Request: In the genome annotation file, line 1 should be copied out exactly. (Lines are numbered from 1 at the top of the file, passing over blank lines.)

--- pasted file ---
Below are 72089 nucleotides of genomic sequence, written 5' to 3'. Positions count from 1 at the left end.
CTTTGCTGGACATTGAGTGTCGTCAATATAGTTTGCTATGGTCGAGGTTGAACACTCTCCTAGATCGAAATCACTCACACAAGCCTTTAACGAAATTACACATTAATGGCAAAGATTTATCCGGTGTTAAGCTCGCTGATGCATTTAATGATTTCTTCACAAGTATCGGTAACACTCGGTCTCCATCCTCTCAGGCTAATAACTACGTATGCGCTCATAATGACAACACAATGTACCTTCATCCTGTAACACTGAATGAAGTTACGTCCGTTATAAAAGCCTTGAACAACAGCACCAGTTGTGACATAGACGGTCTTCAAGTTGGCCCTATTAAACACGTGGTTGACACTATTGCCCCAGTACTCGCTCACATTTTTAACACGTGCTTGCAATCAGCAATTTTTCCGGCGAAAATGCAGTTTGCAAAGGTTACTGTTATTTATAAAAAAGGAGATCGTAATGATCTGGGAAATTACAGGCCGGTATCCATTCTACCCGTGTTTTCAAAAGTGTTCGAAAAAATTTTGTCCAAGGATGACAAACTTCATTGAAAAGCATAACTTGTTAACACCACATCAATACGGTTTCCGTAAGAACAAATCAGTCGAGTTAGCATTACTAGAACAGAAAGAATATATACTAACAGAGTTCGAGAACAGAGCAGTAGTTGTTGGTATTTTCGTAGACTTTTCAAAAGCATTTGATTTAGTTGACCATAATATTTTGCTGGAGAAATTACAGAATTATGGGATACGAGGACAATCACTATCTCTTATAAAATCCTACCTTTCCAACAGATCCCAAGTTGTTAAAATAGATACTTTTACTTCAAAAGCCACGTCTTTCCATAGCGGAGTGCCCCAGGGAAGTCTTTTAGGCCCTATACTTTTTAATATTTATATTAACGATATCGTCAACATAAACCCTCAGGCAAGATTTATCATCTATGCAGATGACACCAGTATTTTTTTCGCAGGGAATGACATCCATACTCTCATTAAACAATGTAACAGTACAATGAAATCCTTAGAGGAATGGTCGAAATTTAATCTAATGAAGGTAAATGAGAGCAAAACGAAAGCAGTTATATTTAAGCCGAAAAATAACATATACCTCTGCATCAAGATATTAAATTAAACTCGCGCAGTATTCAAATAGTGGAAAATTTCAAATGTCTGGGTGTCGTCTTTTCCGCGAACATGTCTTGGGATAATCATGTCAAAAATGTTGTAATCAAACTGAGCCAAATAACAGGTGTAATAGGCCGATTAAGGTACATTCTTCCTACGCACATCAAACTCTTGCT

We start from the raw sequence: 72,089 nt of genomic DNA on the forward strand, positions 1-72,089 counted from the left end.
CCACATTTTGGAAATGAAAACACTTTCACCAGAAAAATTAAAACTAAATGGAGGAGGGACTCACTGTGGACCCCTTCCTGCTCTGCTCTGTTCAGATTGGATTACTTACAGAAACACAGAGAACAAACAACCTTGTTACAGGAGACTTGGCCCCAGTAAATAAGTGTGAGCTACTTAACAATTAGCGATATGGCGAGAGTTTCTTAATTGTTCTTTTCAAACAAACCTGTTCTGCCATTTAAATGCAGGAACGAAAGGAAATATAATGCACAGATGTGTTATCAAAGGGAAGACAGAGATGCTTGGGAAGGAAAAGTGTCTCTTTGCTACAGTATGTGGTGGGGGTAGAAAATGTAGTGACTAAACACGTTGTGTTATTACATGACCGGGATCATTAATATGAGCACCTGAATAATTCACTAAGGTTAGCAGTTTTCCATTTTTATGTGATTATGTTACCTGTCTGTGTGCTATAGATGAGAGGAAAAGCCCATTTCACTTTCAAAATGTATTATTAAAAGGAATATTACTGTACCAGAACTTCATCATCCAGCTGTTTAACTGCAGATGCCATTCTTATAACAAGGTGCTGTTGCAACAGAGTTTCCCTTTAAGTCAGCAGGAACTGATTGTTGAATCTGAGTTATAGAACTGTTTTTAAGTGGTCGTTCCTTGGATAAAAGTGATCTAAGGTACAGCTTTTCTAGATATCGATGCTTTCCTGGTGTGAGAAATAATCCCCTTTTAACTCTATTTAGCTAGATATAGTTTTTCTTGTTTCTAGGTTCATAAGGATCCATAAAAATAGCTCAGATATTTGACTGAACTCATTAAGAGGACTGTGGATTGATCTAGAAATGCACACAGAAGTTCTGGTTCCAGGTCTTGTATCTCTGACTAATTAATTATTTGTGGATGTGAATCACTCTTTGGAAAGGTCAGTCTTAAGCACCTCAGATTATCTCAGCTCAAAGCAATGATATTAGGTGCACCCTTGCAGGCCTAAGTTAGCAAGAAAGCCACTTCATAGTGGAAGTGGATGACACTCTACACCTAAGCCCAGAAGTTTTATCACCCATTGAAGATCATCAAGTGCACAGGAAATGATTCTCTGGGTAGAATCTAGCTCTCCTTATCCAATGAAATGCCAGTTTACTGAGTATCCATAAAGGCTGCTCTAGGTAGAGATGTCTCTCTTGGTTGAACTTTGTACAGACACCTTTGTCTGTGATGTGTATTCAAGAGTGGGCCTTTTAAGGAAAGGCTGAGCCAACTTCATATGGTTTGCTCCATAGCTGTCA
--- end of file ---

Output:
Below are 72089 nucleotides of genomic sequence, written 5' to 3'. Positions count from 1 at the left end.